Buprenorphine

Taking Suboxone®, Subutex® or Buprenorphine

Buprenorphine Injectable

Today there are many people that are aware of Suboxone®, which is chemically buprenorphine, as a drug to use to help with opiate withdrawals. Suboxone® also has nalaxone added to the buprenorphine so that it is not injectible. Subutex® is a sublingual (under the tongue) tablet that is only buprenorphine. The effects of Subutex and Suboxone are almost identical.

Buprenorphine is a much better drug for curbing withdrawal symptoms than methadone, but it also has some inherant problems. Methadone withdrawals are much more severe than are the withdrawals from heroin, OxiContin or other opiates that cause physical addiction. We have heard many reports that withdrawing from methadone was ten times worse than detoxing from heroin.

Withdrawal symptoms from opiates are similar to a severe case of the flu with the added discomfort of high anxiety and sleeplessness. These symptoms are not to be taken lightly and are one of the main reasons that people addicted to opiates resist going to treatment or even getting off of their drugs.

Anyone that has been addicted to opiates will tell you that in a short time they were only taking the drugs to keep the drug-sickness away. People that are addicted to opiates are striving to feel normal and become quite anxious when they know that their suppy of drugs may be ending without any solution other than going into withdrawals.

About ten years ago, the FDA approved the sale of buprenorphine in the US. The methadone industry had faught to keep it out of the country because they feared that it would hurt their business. Buprenorphine had been used in Europe for many years and had proven that it was a much better solution to opiate withdrawals than methadone, but the methadone lobby kept that a secret to ensure their profits and not because they wanted to provide better patient care.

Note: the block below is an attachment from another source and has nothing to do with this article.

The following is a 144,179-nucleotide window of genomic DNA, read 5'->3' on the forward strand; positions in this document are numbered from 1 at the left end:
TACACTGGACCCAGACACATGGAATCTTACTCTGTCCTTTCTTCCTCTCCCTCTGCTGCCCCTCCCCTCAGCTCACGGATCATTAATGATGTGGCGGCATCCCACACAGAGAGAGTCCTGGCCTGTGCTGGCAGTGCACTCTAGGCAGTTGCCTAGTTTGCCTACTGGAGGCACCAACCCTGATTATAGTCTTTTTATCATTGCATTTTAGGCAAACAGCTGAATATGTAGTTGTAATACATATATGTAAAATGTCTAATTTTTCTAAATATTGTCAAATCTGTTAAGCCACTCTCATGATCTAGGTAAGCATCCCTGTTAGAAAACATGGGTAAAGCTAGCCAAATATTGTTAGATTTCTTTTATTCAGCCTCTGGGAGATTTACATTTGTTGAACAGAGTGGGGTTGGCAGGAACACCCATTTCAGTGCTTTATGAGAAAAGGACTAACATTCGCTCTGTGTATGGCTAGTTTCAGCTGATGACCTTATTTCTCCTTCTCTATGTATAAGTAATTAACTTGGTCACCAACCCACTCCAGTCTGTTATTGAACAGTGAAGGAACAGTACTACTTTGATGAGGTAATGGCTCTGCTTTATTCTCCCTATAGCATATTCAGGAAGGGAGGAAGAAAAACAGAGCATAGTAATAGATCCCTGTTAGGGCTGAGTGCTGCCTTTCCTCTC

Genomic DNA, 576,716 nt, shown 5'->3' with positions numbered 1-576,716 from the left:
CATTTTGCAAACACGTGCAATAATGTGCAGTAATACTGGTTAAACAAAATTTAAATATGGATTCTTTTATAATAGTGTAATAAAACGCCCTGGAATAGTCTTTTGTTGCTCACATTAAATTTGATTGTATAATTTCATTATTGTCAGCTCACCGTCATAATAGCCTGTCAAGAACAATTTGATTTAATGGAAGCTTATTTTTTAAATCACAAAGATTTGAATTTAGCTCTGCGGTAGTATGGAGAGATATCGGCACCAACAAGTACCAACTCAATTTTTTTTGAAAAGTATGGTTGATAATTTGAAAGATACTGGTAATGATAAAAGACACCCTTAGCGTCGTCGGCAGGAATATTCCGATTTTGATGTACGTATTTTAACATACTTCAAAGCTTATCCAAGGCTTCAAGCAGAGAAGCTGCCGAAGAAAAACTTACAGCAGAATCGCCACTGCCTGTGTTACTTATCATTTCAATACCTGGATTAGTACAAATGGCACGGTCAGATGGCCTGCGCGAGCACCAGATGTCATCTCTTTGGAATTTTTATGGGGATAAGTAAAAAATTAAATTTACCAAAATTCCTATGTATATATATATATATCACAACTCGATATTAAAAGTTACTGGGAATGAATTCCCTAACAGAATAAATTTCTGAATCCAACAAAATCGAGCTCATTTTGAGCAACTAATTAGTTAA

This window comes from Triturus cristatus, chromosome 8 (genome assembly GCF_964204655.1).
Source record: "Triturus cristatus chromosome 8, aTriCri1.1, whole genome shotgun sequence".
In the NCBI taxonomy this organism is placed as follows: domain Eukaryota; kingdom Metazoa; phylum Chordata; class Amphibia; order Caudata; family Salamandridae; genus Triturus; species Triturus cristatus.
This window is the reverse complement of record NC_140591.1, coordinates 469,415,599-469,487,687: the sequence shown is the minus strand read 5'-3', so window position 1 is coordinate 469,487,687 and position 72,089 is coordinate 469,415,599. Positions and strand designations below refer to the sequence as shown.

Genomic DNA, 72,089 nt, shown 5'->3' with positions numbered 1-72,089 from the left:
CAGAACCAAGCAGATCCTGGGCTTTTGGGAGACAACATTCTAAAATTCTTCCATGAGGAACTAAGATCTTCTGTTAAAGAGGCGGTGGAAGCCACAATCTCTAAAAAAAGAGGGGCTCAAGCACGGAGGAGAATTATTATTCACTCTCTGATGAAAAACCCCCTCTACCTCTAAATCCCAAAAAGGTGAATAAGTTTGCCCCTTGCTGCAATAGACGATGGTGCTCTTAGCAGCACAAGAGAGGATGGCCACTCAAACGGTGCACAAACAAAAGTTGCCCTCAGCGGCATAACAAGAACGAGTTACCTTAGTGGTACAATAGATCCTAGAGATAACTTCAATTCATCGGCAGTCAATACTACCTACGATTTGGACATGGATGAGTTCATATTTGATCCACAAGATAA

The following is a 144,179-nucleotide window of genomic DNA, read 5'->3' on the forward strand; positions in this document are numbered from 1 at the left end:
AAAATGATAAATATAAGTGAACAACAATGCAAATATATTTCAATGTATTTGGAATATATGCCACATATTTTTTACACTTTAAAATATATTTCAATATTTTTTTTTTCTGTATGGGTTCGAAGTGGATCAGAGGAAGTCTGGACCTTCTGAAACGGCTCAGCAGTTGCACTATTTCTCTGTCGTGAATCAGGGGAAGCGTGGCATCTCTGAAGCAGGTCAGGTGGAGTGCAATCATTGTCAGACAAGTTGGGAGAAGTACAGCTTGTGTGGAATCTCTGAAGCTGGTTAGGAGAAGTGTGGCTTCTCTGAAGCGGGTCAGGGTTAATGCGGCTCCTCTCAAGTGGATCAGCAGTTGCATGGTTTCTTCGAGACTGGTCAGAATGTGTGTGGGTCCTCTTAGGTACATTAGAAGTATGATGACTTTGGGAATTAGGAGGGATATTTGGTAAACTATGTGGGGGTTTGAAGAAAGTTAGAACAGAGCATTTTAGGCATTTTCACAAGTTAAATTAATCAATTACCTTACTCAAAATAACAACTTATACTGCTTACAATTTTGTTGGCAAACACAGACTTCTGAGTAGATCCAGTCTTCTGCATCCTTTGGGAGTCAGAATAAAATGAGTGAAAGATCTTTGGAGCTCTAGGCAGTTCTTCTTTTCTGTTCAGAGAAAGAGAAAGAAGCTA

After 30+ years of working with opiate addicts that have been or are currently taking methadone, we can assure you that methadone has more negative effects than positive. It is difficult to find anyone that has taken methadone for more than six months that has anything positive to say about this drug. This is also true of Suboxone®! We have many patients that state that Suboxone® was much harder to kick than they were told. Be aware that you can’t believe everything you hear about any replacement drug therapies. Suboxone® will help you through the detox period and the withdrawal symptoms, but you should not take it over three months or you will find that you now have another addiction.

If you are going to take Suboxone to help you detox off of opiates, it is best to locate a physician that is certified to dispense this medication. These doctors can only have a maximum of 30 patients at any given time, so you may have to be on a waiting list to be seen. You can find these doctors in your area at: http://buprenorphine.samhsa.gov/bwns_locator/

Keep these facts in mind before you decide to use Suboxone®

Before you take a first dosage of Suboxone, you will have to abstain from all other opiates for a period of time to where you are feeling the beginnings of withdrawal pain. If you do not abstain, or if you take Suboxone® too soon after taking another opiate, you can enter into precipitated withdrawal which will put you immediate into a withdrawals that are much more severe.